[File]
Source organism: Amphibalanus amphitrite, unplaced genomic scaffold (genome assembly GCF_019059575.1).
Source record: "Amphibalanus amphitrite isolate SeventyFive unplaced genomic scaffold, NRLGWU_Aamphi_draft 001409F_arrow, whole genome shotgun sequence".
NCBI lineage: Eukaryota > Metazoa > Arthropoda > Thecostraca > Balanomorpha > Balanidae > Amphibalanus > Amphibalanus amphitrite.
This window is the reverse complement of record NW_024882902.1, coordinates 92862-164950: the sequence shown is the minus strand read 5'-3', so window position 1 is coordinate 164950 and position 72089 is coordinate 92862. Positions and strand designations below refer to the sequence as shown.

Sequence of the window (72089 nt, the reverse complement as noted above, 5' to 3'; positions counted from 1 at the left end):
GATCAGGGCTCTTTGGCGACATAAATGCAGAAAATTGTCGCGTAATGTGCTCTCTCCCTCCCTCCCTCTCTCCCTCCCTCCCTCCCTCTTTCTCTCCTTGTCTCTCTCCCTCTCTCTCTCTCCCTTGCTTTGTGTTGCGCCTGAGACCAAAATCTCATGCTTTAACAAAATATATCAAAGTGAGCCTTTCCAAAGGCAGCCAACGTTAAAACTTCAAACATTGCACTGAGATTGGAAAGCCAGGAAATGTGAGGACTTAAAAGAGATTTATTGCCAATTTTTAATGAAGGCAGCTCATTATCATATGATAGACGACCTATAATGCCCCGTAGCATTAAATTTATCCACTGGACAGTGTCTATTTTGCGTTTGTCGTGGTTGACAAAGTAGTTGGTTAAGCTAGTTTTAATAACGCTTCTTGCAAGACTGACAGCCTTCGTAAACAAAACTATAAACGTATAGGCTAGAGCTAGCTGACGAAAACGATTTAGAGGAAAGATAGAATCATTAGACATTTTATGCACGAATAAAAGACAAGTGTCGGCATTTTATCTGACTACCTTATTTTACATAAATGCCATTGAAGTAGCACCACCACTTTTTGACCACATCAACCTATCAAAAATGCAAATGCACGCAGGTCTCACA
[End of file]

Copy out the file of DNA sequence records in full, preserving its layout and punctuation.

Source organism: Amphibalanus amphitrite, unplaced genomic scaffold (genome assembly GCF_019059575.1).
Source record: "Amphibalanus amphitrite isolate SeventyFive unplaced genomic scaffold, NRLGWU_Aamphi_draft 001409F_arrow, whole genome shotgun sequence".
NCBI lineage: Eukaryota > Metazoa > Arthropoda > Thecostraca > Balanomorpha > Balanidae > Amphibalanus > Amphibalanus amphitrite.
This window is the reverse complement of record NW_024882902.1, coordinates 92862-164950: the sequence shown is the minus strand read 5'-3', so window position 1 is coordinate 164950 and position 72089 is coordinate 92862. Positions and strand designations below refer to the sequence as shown.

Sequence of the window (72089 nt, the reverse complement as noted above, 5' to 3'; positions counted from 1 at the left end):
GATCAGGGCTCTTTGGCGACATAAATGCAGAAAATTGTCGCGTAATGTGCTCTCTCCCTCCCTCCCTCTCTCCCTCCCTCCCTCCCTCTTTCTCTCCTTGTCTCTCTCCCTCTCTCTCTCTCCCTTGCTTTGTGTTGCGCCTGAGACCAAAATCTCATGCTTTAACAAAATATATCAAAGTGAGCCTTTCCAAAGGCAGCCAACGTTAAAACTTCAAACATTGCACTGAGATTGGAAAGCCAGGAAATGTGAGGACTTAAAAGAGATTTATTGCCAATTTTTAATGAAGGCAGCTCATTATCATATGATAGACGACCTATAATGCCCCGTAGCATTAAATTTATCCACTGGACAGTGTCTATTTTGCGTTTGTCGTGGTTGACAAAGTAGTTGGTTAAGCTAGTTTTAATAACGCTTCTTGCAAGACTGACAGCCTTCGTAAACAAAACTATAAACGTATAGGCTAGAGCTAGCTGACGAAAACGATTTAGAGGAAAGATAGAATCATTAGACATTTTATGCACGAATAAAAGACAAGTGTCGGCATTTTATCTGACTACCTTATTTTACATAAATGCCATTGAAGTAGCACCACCACTTTTTGACCACATCAACCTATCAAAAATGCAAATGCACGCAGGTCTCACA